To see the effect of emissivity on a thermal image, partially fill several containers with water. The containers should be made of different materials, such as plastic, glass and aluminum. Ask firefighters to view product levels in the containers by scanning them with the TI. This exercise shows how certain materials may hide heat differences better than other materials.
Next, place cold, warm and hot water in different containers to demonstrate which materials show product levels the best. To keep crewmembers on their toes, occasionally challenge them with an empty container to emphasize that firefighters cannot fool themselves into seeing product levels when none are present.
Drill 3: Hazmat Tracking
Under certain conditions, a TI can help you identify a leaking container or the source of a leak. To help firefighters practice, fill several containers with water and place them in a row. Tip one over to pour some water onto the floor or table, and ask a firefighter to use the TI to identify which container is the source.
You can use different temperatures of water to make the drill easier. Make pinhole leaks in a container to add realism. Perform the drill in low light conditions to force firefighters to rely on the TI more than their eyes, aiding their image interpretation skills.
While your TI will not see leaking gases, it will identify a container that is cooler because it is leaking. If it is easy for you to refill self-contained breathing apparatus (SCBA) cylinders, place two or three next to each other. Carefully release about a quarter of the air from one and then ask a firefighter to determine which cylinder was leaking.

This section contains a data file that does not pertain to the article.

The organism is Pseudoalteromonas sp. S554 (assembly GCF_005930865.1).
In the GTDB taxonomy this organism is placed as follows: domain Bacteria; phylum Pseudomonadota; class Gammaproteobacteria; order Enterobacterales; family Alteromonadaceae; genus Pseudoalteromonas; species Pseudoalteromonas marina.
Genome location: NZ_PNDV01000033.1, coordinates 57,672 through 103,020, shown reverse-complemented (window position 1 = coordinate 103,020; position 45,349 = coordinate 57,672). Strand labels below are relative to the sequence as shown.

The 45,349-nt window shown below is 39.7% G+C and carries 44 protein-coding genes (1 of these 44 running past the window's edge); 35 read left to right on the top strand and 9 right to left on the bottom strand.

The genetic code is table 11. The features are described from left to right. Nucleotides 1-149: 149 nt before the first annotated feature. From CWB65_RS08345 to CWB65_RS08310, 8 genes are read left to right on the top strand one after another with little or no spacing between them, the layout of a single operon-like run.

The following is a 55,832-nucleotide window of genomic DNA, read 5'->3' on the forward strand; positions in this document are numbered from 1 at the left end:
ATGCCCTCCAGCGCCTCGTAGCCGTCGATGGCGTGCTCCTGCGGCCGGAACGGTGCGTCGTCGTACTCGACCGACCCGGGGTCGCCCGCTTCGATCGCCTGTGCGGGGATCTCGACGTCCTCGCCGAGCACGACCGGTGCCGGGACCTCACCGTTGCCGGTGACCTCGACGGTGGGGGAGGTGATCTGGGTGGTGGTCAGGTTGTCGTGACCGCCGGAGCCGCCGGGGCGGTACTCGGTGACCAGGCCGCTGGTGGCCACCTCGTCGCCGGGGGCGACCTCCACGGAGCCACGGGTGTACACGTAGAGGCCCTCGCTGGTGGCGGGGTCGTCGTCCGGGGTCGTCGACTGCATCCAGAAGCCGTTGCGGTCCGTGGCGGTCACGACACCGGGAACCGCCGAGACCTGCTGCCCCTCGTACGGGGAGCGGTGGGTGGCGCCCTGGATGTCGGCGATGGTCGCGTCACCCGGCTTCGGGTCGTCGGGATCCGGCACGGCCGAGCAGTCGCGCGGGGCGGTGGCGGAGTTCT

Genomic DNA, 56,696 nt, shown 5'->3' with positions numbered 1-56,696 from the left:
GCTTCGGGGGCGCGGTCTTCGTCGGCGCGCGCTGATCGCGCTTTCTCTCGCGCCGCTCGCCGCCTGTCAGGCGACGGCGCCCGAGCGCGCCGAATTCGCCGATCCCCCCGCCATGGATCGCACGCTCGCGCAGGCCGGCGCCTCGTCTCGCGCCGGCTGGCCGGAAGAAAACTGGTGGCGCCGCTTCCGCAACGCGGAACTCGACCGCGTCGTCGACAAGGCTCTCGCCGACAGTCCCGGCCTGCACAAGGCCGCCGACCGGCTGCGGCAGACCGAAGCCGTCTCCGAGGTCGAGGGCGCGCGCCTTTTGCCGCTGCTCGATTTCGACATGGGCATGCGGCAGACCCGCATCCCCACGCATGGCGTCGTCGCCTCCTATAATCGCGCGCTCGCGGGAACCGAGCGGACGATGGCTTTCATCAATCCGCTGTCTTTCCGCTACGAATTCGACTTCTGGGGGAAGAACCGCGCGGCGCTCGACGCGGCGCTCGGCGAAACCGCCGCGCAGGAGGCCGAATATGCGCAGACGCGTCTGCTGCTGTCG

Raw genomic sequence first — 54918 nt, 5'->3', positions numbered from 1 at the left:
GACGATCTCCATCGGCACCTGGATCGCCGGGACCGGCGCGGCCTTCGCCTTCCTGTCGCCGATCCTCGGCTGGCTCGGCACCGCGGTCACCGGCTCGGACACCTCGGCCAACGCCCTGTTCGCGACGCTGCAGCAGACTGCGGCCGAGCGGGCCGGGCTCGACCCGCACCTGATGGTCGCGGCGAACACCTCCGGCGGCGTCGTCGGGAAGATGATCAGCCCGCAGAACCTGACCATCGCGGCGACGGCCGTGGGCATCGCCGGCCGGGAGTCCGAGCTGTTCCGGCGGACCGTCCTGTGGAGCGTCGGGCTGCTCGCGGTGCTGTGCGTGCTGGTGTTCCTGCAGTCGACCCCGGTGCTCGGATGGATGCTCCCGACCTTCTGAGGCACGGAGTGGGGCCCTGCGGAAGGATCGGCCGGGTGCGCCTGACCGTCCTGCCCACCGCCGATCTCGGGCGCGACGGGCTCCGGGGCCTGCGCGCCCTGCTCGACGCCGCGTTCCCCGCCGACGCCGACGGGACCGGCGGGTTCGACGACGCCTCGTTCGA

You cannot expect to take your thermal imager out once a month and be comfortable with image interpretation. Image interpretation requires regular practice. By regularly practicing with the TI in and around the firehouse, you can improve your image interpretation skills and keep them honed for emergency incidents. Practice also reinforces to your firefighters that the TI is a valuable tool with many uses.
These simple drills, and creative adaptations of them, can give your firefighters additional practice understanding thermal images. For training tips on two common TI options (temperature measurement and video overlay), visit the Technology section of Firehouse.com.
Jonathan Bastian is the thermal imaging training manager at Bullard. He leads the training team, whose primary effort is to educate the fire service on the safe and proper use of thermal imagers. Bastian is certified as a thermal imaging instructor by the Law Enforcement Thermographers’ Association (LETA), the international public safety organization specializing in thermal imager certification and training. He is also a member of the NFPA Technical Committee on Fire Service Training. Educated at Brown University and licensed as a high school teacher in Illinois, Bastian served 12 years on the North Park, IL, Fire Department, including the last three as a captain. As health and safety officer, he led the development and implementation of the department’s rapid intervention team SOG. Bastian is a certified Fire Instructor I and Firefighter III, and he spent 12 years as an EMT-I/D. He has taught classes on thermal imaging, rapid intervention teams, and search and rescue operations. Bastian is happy to answer any questions about thermal imaging; contact him at firstname.lastname@example.org.